WASHINGTON, D.C. – Today, the U.S. Census Bureau responded to Senator Rand Paul’s efforts to secure a vital reform in the 2020 census by changing its rules to count all deployed service members at the residence prior to their deployment. Previously, the census instead counted soldiers temporarily deployed for overseas contingency operations by their home of record, an address they gave when they enlisted.
“I applaud the Census Bureau for adopting my proposal to ensure our service members are properly counted in the census. They listened to the people of Kentucky, who experienced the consequences of the census’ inaccurate reporting directly in 2010 and took action,” said Sen. Paul.
“In addition to creating one consistent and logical method for counting deployed service members, today’s change will better enable communities to support our soldiers and their families. This proves what can happen when concerned citizens get involved, and I urge Kentuckians to join me in contacting the Census Bureau in support of this revision before the final comment period expires at the end of July.”
Sen. Paul responded to his constituents’ concerns about the Census Bureau’s reporting by contacting the Bureau and introducing the “Service Members and Communities Count Act” in 2015. Today’s change essentially incorporates Sen. Paul’s legislation into the Census Bureau’s rules. While the region around Fort Campbell, Kentucky, had grown greatly since the 2000 census, the 2010 census did not accurately reflect this growth due to the Bureau’s then-current policy on counting deployed service members.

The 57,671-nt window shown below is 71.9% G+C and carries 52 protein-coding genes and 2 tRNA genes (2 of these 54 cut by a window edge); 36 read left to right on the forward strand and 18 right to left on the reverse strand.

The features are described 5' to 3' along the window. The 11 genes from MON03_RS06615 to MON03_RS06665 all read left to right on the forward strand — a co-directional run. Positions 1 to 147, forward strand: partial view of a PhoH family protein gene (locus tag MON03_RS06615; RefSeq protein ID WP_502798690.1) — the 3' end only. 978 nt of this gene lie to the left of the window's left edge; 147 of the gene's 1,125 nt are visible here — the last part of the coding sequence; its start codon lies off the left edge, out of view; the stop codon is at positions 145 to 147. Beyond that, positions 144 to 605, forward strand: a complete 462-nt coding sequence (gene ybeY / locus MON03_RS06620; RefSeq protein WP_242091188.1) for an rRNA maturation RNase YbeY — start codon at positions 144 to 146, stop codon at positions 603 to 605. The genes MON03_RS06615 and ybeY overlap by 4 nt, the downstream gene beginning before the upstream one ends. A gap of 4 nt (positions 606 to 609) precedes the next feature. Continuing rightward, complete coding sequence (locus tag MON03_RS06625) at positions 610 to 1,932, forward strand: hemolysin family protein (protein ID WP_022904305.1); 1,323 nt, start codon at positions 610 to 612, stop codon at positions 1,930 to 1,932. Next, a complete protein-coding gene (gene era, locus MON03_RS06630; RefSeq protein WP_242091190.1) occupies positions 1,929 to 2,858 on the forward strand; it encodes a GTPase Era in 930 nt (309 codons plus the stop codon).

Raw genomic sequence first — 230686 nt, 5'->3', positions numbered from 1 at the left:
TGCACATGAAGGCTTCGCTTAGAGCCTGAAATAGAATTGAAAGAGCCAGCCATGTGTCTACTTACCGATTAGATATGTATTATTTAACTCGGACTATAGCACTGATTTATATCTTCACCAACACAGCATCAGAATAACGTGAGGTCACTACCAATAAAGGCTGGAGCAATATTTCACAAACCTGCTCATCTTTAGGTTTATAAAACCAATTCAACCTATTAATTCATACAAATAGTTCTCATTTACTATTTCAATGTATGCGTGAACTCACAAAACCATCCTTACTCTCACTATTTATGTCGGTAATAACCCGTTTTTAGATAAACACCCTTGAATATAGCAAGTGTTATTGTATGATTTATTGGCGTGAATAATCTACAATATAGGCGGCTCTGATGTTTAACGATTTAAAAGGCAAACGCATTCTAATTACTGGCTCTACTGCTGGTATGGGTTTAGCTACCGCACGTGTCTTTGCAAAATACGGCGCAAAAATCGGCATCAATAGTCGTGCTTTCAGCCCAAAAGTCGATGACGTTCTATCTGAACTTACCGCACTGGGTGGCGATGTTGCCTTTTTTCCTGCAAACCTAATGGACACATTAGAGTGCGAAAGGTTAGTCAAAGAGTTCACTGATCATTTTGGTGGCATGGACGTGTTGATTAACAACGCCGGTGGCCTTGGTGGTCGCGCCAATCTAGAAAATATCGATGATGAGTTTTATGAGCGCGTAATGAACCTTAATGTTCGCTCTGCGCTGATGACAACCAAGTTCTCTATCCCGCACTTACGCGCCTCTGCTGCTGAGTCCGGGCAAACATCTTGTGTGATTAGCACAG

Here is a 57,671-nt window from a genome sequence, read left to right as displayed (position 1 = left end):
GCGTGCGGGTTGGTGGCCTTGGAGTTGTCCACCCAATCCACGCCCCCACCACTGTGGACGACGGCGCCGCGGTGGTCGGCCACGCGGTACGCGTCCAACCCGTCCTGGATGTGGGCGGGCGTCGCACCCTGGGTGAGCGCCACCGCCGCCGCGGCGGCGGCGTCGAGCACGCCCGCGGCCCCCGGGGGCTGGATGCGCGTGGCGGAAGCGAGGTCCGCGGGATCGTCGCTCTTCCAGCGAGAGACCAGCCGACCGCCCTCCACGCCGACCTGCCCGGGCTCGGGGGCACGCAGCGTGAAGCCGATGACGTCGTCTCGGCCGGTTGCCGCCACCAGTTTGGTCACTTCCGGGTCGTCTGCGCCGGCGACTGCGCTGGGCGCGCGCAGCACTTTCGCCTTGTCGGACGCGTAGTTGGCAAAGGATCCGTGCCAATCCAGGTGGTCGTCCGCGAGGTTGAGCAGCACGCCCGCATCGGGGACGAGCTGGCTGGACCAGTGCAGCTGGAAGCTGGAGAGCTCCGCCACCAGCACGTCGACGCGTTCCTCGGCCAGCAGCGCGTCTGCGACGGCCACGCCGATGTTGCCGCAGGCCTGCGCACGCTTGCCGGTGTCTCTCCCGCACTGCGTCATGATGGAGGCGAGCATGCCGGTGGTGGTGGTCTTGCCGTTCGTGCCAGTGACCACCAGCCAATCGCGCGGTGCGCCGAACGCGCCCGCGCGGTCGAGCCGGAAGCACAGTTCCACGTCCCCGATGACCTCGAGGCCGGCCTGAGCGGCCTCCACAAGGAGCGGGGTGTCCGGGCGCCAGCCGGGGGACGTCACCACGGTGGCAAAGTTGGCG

Kelli Pendleton, President of Kentucky’s Christian County Chamber of Commerce, commented on the importance of the change, noting, “When a census count happens during a division deployment, it has a large impact on our local economy and regional data.” She also thanked Sen. Paul for his leadership on the issue, saying, “Our Chamber has been advocating for this issue for many years, and we appreciate Senator Paul’s support in helping to make this happen.”
Hopkinsville, Kentucky, Mayor Carter Hendricks added that his community is “pleased to see this important change,” and he thanked “Senator Paul’s leadership and the efforts of our Kentucky Congressional delegation.” Mayor Hendricks also said that the revision is “critical, as these are the very communities that provide the support necessary for the men and women of the U.S. Army to succeed in their mission at hand when they deploy.”
The public is encouraged to submit their comments on this issue HERE.

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